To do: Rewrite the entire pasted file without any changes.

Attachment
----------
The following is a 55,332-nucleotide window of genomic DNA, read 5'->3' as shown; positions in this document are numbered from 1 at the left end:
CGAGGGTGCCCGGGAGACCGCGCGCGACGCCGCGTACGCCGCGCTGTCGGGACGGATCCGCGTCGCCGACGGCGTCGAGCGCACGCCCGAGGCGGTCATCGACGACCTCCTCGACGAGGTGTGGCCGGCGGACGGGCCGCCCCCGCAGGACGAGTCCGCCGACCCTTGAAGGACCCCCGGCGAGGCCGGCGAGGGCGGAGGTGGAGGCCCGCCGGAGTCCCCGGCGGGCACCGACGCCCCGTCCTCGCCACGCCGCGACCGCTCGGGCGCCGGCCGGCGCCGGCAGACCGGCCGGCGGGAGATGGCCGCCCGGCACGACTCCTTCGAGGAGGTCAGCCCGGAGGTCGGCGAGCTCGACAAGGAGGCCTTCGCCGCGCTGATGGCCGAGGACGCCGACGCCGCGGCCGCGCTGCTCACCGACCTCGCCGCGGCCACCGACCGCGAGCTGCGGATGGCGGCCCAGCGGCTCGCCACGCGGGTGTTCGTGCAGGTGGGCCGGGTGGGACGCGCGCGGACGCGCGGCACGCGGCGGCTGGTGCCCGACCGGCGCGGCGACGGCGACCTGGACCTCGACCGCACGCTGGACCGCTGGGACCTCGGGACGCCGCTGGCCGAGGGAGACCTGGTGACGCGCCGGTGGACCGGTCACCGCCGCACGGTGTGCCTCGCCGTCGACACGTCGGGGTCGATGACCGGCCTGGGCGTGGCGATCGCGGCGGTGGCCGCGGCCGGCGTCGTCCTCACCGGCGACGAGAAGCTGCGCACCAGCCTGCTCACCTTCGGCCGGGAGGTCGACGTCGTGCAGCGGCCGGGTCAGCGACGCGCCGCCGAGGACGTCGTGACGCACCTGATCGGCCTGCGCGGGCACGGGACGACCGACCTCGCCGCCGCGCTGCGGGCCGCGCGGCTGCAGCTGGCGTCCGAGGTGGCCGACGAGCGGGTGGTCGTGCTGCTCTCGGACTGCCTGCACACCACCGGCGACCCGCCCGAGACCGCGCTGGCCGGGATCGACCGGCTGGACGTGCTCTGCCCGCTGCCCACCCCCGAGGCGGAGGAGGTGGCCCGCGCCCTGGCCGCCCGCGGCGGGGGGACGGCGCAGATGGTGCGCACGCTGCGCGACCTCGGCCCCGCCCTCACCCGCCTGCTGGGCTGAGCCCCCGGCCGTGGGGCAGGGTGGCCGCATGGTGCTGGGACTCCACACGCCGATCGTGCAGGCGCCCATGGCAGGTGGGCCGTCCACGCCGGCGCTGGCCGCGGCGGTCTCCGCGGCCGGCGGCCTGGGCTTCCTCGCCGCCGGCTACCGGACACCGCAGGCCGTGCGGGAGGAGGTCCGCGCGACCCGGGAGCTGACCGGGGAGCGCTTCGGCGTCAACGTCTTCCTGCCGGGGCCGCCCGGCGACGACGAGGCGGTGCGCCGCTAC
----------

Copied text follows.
The following is a 55,332-nucleotide window of genomic DNA, read 5'->3' as shown; positions in this document are numbered from 1 at the left end:
CGAGGGTGCCCGGGAGACCGCGCGCGACGCCGCGTACGCCGCGCTGTCGGGACGGATCCGCGTCGCCGACGGCGTCGAGCGCACGCCCGAGGCGGTCATCGACGACCTCCTCGACGAGGTGTGGCCGGCGGACGGGCCGCCCCCGCAGGACGAGTCCGCCGACCCTTGAAGGACCCCCGGCGAGGCCGGCGAGGGCGGAGGTGGAGGCCCGCCGGAGTCCCCGGCGGGCACCGACGCCCCGTCCTCGCCACGCCGCGACCGCTCGGGCGCCGGCCGGCGCCGGCAGACCGGCCGGCGGGAGATGGCCGCCCGGCACGACTCCTTCGAGGAGGTCAGCCCGGAGGTCGGCGAGCTCGACAAGGAGGCCTTCGCCGCGCTGATGGCCGAGGACGCCGACGCCGCGGCCGCGCTGCTCACCGACCTCGCCGCGGCCACCGACCGCGAGCTGCGGATGGCGGCCCAGCGGCTCGCCACGCGGGTGTTCGTGCAGGTGGGCCGGGTGGGACGCGCGCGGACGCGCGGCACGCGGCGGCTGGTGCCCGACCGGCGCGGCGACGGCGACCTGGACCTCGACCGCACGCTGGACCGCTGGGACCTCGGGACGCCGCTGGCCGAGGGAGACCTGGTGACGCGCCGGTGGACCGGTCACCGCCGCACGGTGTGCCTCGCCGTCGACACGTCGGGGTCGATGACCGGCCTGGGCGTGGCGATCGCGGCGGTGGCCGCGGCCGGCGTCGTCCTCACCGGCGACGAGAAGCTGCGCACCAGCCTGCTCACCTTCGGCCGGGAGGTCGACGTCGTGCAGCGGCCGGGTCAGCGACGCGCCGCCGAGGACGTCGTGACGCACCTGATCGGCCTGCGCGGGCACGGGACGACCGACCTCGCCGCCGCGCTGCGGGCCGCGCGGCTGCAGCTGGCGTCCGAGGTGGCCGACGAGCGGGTGGTCGTGCTGCTCTCGGACTGCCTGCACACCACCGGCGACCCGCCCGAGACCGCGCTGGCCGGGATCGACCGGCTGGACGTGCTCTGCCCGCTGCCCACCCCCGAGGCGGAGGAGGTGGCCCGCGCCCTGGCCGCCCGCGGCGGGGGGACGGCGCAGATGGTGCGCACGCTGCGCGACCTCGGCCCCGCCCTCACCCGCCTGCTGGGCTGAGCCCCCGGCCGTGGGGCAGGGTGGCCGCATGGTGCTGGGACTCCACACGCCGATCGTGCAGGCGCCCATGGCAGGTGGGCCGTCCACGCCGGCGCTGGCCGCGGCGGTCTCCGCGGCCGGCGGCCTGGGCTTCCTCGCCGCCGGCTACCGGACACCGCAGGCCGTGCGGGAGGAGGTCCGCGCGACCCGGGAGCTGACCGGGGAGCGCTTCGGCGTCAACGTCTTCCTGCCGGGGCCGCCCGGCGACGACGAGGCGGTGCGCCGCTAC